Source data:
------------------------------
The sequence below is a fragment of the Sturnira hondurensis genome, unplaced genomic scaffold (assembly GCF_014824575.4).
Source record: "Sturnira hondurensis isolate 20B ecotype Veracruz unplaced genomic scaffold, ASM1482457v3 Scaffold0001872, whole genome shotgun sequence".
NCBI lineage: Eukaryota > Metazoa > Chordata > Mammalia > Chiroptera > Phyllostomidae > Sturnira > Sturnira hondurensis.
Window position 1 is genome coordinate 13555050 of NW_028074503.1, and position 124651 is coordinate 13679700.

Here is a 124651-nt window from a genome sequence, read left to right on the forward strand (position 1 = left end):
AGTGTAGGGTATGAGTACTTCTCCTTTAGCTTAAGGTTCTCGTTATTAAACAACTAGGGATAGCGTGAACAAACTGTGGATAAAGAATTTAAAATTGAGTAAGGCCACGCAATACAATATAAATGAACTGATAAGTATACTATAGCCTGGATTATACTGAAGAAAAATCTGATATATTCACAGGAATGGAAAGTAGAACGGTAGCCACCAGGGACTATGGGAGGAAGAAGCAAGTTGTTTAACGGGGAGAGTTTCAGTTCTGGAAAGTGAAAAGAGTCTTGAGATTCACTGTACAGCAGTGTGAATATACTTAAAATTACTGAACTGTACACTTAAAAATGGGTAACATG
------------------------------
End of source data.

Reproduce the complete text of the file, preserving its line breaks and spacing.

The sequence below is a fragment of the Sturnira hondurensis genome, unplaced genomic scaffold (assembly GCF_014824575.4).
Source record: "Sturnira hondurensis isolate 20B ecotype Veracruz unplaced genomic scaffold, ASM1482457v3 Scaffold0001872, whole genome shotgun sequence".
NCBI lineage: Eukaryota > Metazoa > Chordata > Mammalia > Chiroptera > Phyllostomidae > Sturnira > Sturnira hondurensis.
Window position 1 is genome coordinate 13555050 of NW_028074503.1, and position 124651 is coordinate 13679700.

Here is a 124651-nt window from a genome sequence, read left to right on the forward strand (position 1 = left end):
AGTGTAGGGTATGAGTACTTCTCCTTTAGCTTAAGGTTCTCGTTATTAAACAACTAGGGATAGCGTGAACAAACTGTGGATAAAGAATTTAAAATTGAGTAAGGCCACGCAATACAATATAAATGAACTGATAAGTATACTATAGCCTGGATTATACTGAAGAAAAATCTGATATATTCACAGGAATGGAAAGTAGAACGGTAGCCACCAGGGACTATGGGAGGAAGAAGCAAGTTGTTTAACGGGGAGAGTTTCAGTTCTGGAAAGTGAAAAGAGTCTTGAGATTCACTGTACAGCAGTGTGAATATACTTAAAATTACTGAACTGTACACTTAAAAATGGGTAACATG